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Indonesia blocks media to gag Papuan voices

Jakarta (UCAN): Indonesia continues to restrict foreign media access to the Christian-majority provinces of Papua and West Papua, despite assurances from the president, Joko Widodo, that reporters would have unimpeded access to the region.

Human Rights Watch Asia deputy director, Phelim Kine, said that elements of the Indonesian government have failed to deliver on Widodo’s promise to open Papua to foreign reporters.

A report released by the New York-based human rights watchdog on November 11 contains interviews with 107 journalists, editors, publishers and representatives of domestic and international non-government organisations.

Kine said, “There are elements within the Indonesian government and security forces that are intrinsically hostile to the concept of free media access to Papua. This is an ongoing problem. There is no clear process.” 

He noted that Widodo has prioritised development in Papua as a way to provide stability and to appease local dissatisfaction with the government.

Kine added that the government has acknowledged that open access to information is key to Papua’s development.

“But what’s clear is that they are unwilling or hesitate or suspicious about what opening to the media might bring in terms of having some influence on the separatist movement in Papua,” he explained.

Father Neles Tebay, the coordinator of the Papua Peace Network, said that harassment of journalists in Papua is common.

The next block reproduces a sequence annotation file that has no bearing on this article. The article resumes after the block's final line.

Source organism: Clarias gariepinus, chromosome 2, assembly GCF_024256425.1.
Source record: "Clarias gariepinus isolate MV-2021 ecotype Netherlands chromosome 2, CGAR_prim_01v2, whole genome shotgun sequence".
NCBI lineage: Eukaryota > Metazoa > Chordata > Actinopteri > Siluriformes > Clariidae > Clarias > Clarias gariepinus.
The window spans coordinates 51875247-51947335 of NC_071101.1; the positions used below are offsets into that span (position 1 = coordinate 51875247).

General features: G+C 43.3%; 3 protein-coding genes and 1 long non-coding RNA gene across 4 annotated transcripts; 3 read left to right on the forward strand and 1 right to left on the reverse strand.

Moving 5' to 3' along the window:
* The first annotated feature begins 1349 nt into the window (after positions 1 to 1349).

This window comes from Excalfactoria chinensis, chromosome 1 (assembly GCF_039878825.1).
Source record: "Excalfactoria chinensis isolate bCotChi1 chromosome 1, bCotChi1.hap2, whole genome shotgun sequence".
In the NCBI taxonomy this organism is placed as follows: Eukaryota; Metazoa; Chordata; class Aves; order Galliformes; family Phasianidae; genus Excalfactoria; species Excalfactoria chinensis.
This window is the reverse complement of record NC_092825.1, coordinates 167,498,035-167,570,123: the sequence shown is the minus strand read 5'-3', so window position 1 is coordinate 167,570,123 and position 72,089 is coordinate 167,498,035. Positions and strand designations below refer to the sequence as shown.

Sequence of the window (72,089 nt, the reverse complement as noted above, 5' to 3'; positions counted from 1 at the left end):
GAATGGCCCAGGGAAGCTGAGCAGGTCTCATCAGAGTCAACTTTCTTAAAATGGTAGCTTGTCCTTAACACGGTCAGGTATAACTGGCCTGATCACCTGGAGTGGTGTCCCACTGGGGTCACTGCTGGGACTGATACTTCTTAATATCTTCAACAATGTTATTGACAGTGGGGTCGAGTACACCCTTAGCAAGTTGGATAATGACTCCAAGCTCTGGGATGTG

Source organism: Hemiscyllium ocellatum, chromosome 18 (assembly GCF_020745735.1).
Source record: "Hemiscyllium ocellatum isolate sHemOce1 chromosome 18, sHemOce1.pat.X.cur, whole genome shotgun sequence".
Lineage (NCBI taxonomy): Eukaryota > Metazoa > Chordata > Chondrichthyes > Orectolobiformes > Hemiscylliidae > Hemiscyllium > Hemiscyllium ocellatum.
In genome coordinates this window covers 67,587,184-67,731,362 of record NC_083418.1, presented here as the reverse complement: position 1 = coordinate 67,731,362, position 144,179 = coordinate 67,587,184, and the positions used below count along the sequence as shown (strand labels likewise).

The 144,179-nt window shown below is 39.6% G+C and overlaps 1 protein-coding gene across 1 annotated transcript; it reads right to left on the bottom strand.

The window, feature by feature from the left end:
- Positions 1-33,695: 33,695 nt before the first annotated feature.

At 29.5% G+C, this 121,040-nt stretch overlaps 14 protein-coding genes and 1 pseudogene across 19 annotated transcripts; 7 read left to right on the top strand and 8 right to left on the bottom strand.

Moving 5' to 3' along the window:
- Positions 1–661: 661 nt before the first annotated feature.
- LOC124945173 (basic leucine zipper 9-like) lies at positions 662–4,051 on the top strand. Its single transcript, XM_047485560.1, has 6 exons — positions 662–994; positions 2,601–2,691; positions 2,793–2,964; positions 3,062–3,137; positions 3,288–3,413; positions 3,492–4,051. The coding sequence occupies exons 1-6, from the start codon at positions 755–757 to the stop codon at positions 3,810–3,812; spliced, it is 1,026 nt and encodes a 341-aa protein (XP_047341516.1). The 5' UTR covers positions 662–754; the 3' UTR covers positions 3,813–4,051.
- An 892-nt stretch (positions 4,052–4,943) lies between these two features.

He said, “Indonesian journalists in Papua—both the Papuans and those coming from other regions—often face cruel treatment if they write something that annoys the government.” In addition, he said that Indonesian journalists are “extremely vulnerable to intimidation, harassment and violence” by the government, security forces and pro-independence groups.

Nevertheless, Father Tebay said that the people in Papua have other avenues to distribute information.

“Whatever happens in Papua, they can be distributed through social media. So there’s nothing that can be hidden in Papua. The Internet is already here. It can’t be blocked,” he said.

Andreas Harsono, an Indonesian researcher for Human Rights Watch, said foreign journalists are routinely hassled when applying for visas, noting that a British journalist applied five months ago for access to the region and still hasn’t heard back from Indonesian authorities.

Harsono called on Widodo to formally lift restrictions on foreign media access to Papua and direct all government and security officials to immediately comply with the order. 


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